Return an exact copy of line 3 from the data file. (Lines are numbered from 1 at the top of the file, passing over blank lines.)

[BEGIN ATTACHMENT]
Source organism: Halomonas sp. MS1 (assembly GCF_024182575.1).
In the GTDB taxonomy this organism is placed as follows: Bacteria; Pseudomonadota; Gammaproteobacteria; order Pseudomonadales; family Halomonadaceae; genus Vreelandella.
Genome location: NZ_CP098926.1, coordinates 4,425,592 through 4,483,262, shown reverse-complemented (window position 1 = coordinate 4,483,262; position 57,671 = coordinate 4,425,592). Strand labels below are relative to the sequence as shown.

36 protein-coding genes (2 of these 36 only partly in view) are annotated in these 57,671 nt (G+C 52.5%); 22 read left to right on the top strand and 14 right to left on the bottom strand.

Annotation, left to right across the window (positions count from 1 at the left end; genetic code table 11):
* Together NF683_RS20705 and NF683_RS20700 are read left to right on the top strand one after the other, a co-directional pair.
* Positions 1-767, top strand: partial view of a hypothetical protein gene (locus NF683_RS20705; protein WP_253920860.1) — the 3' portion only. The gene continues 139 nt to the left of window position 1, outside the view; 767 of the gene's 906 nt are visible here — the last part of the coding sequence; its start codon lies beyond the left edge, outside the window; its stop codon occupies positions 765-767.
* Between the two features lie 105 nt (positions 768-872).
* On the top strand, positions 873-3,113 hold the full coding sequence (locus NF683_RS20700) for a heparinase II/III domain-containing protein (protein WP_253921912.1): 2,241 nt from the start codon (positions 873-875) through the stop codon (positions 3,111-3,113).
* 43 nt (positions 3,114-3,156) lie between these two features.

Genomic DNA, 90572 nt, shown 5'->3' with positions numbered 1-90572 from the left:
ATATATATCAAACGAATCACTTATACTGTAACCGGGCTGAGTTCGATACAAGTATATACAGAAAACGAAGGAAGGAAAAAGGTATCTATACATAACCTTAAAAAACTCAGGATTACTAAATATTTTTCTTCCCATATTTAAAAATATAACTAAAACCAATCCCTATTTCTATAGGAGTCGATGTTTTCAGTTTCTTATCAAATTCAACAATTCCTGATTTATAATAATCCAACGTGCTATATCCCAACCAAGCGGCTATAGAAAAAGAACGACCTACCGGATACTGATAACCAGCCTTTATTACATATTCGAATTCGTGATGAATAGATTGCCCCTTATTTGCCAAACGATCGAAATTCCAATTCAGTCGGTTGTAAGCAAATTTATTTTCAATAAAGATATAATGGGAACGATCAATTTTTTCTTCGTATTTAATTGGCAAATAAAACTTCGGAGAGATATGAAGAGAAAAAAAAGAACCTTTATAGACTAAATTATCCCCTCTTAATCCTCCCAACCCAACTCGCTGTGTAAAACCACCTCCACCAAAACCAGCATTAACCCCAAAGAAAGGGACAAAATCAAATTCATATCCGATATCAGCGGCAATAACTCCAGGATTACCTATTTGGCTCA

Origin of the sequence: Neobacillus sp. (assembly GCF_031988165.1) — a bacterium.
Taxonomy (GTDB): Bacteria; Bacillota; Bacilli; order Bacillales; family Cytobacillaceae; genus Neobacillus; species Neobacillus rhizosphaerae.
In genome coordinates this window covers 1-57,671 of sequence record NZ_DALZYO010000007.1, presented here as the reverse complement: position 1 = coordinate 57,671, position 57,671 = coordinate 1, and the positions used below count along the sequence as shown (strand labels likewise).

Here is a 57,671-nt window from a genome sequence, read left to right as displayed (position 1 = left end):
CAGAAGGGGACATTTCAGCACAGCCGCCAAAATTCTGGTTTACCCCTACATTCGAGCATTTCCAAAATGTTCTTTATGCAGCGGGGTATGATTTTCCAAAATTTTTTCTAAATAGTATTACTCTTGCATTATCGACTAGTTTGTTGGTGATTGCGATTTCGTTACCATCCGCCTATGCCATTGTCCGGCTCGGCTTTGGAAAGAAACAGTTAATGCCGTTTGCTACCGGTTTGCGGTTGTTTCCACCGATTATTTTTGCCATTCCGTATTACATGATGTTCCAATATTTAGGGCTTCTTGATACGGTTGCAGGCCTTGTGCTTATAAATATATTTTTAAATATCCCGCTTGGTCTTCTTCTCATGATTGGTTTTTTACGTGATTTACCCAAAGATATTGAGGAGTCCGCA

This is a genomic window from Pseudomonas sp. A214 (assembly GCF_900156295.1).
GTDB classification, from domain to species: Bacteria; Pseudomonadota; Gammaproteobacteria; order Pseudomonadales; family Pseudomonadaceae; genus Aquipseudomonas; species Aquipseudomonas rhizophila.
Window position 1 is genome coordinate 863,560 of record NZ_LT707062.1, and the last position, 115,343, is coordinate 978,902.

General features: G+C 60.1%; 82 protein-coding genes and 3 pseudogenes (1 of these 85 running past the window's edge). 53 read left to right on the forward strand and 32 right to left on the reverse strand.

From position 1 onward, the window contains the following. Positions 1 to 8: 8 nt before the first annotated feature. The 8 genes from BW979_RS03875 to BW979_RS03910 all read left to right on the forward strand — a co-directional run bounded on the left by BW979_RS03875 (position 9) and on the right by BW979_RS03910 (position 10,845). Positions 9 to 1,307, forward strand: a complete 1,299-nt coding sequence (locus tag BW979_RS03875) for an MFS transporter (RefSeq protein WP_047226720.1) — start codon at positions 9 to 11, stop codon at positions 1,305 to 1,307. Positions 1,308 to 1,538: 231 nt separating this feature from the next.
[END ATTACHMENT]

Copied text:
Genome location: NZ_CP098926.1, coordinates 4,425,592 through 4,483,262, shown reverse-complemented (window position 1 = coordinate 4,483,262; position 57,671 = coordinate 4,425,592). Strand labels below are relative to the sequence as shown.